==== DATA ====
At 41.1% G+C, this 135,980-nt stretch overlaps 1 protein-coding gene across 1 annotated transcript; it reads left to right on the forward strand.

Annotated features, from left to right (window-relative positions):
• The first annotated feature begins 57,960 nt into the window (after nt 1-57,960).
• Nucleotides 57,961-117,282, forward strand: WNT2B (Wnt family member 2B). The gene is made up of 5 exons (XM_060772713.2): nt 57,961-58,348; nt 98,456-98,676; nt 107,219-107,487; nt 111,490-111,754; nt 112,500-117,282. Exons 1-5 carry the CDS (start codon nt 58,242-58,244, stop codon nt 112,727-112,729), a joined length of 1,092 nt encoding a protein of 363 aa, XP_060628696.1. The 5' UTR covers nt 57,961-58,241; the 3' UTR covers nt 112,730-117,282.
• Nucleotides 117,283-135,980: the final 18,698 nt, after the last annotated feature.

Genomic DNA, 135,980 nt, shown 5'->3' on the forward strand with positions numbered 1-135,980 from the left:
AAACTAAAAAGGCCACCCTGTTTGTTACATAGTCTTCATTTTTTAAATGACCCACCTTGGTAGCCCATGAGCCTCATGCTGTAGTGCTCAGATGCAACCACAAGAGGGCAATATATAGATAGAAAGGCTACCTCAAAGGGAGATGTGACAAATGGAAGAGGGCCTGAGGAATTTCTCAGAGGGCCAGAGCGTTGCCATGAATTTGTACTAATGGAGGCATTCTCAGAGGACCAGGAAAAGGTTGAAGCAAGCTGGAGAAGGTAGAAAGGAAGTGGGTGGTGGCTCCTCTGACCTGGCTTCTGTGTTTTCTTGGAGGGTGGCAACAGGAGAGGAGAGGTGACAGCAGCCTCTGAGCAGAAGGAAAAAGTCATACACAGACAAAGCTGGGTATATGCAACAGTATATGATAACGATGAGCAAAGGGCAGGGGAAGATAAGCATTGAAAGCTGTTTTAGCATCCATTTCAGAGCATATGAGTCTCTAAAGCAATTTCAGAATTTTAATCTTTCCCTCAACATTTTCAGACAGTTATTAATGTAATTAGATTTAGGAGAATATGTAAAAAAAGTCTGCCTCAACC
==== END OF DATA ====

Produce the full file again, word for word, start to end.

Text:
At 41.1% G+C, this 135,980-nt stretch overlaps 1 protein-coding gene across 1 annotated transcript; it reads left to right on the forward strand.

Annotated features, from left to right (window-relative positions):
• The first annotated feature begins 57,960 nt into the window (after nt 1-57,960).
• Nucleotides 57,961-117,282, forward strand: WNT2B (Wnt family member 2B). The gene is made up of 5 exons (XM_060772713.2): nt 57,961-58,348; nt 98,456-98,676; nt 107,219-107,487; nt 111,490-111,754; nt 112,500-117,282. Exons 1-5 carry the CDS (start codon nt 58,242-58,244, stop codon nt 112,727-112,729), a joined length of 1,092 nt encoding a protein of 363 aa, XP_060628696.1. The 5' UTR covers nt 57,961-58,241; the 3' UTR covers nt 112,730-117,282.
• Nucleotides 117,283-135,980: the final 18,698 nt, after the last annotated feature.

Genomic DNA, 135,980 nt, shown 5'->3' on the forward strand with positions numbered 1-135,980 from the left:
AAACTAAAAAGGCCACCCTGTTTGTTACATAGTCTTCATTTTTTAAATGACCCACCTTGGTAGCCCATGAGCCTCATGCTGTAGTGCTCAGATGCAACCACAAGAGGGCAATATATAGATAGAAAGGCTACCTCAAAGGGAGATGTGACAAATGGAAGAGGGCCTGAGGAATTTCTCAGAGGGCCAGAGCGTTGCCATGAATTTGTACTAATGGAGGCATTCTCAGAGGACCAGGAAAAGGTTGAAGCAAGCTGGAGAAGGTAGAAAGGAAGTGGGTGGTGGCTCCTCTGACCTGGCTTCTGTGTTTTCTTGGAGGGTGGCAACAGGAGAGGAGAGGTGACAGCAGCCTCTGAGCAGAAGGAAAAAGTCATACACAGACAAAGCTGGGTATATGCAACAGTATATGATAACGATGAGCAAAGGGCAGGGGAAGATAAGCATTGAAAGCTGTTTTAGCATCCATTTCAGAGCATATGAGTCTCTAAAGCAATTTCAGAATTTTAATCTTTCCCTCAACATTTTCAGACAGTTATTAATGTAATTAGATTTAGGAGAATATGTAAAAAAAGTCTGCCTCAACC